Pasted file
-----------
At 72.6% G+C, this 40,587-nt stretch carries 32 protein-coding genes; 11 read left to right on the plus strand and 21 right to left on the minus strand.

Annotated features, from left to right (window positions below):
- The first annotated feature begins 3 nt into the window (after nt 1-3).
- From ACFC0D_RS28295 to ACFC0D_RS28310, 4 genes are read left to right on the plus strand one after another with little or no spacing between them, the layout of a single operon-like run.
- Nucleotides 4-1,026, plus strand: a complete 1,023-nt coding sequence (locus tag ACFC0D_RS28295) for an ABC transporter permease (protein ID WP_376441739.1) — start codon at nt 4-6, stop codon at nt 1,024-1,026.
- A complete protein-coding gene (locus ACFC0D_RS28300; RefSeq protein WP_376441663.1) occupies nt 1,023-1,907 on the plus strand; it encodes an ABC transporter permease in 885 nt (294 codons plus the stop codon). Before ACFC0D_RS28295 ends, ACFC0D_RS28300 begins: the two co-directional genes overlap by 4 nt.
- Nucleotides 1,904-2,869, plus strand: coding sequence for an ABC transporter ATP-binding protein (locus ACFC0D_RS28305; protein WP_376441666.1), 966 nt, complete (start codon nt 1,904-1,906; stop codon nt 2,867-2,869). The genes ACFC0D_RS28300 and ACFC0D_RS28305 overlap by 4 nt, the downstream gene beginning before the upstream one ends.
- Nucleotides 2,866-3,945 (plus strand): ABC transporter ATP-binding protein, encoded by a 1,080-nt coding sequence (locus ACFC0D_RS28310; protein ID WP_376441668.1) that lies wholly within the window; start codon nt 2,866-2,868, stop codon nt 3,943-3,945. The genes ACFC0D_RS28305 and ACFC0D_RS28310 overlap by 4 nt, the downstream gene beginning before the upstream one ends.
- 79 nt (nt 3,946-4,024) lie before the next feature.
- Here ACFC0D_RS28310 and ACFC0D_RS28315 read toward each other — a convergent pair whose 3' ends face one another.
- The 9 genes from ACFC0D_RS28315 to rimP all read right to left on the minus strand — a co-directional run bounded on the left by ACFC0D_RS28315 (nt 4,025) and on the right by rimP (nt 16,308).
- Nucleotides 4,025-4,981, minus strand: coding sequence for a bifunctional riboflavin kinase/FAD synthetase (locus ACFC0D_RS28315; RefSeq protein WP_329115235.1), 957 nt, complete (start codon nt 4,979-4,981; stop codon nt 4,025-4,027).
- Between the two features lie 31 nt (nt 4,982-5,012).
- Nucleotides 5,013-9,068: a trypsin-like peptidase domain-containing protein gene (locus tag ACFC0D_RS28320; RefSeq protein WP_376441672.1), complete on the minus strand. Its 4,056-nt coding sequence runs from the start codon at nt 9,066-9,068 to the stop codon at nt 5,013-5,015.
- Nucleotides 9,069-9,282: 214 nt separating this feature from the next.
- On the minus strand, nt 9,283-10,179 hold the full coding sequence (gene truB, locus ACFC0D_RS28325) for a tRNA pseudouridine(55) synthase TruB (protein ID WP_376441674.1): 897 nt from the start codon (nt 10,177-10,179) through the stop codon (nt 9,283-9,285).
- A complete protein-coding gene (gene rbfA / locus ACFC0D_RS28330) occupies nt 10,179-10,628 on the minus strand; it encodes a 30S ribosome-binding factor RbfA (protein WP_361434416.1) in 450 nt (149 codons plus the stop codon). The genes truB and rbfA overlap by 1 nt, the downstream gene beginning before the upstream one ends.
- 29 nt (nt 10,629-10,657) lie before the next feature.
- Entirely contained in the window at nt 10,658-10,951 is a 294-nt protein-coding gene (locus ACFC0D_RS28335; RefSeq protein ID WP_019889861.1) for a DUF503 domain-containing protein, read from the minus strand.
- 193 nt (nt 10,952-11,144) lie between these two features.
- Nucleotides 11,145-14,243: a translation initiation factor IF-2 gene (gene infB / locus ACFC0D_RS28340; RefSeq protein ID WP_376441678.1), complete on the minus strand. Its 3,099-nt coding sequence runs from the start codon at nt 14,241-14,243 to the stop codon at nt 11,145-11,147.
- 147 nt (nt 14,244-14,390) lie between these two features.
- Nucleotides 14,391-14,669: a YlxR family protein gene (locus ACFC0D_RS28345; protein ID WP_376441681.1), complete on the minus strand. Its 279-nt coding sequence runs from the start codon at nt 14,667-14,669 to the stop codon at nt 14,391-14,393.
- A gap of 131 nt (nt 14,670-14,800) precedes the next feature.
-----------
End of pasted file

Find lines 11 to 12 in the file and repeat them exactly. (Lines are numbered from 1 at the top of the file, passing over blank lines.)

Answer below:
- The 9 genes from ACFC0D_RS28315 to rimP all read right to left on the minus strand — a co-directional run bounded on the left by ACFC0D_RS28315 (nt 4,025) and on the right by rimP (nt 16,308).
- Nucleotides 4,025-4,981, minus strand: coding sequence for a bifunctional riboflavin kinase/FAD synthetase (locus ACFC0D_RS28315; RefSeq protein WP_329115235.1), 957 nt, complete (start codon nt 4,979-4,981; stop codon nt 4,025-4,027).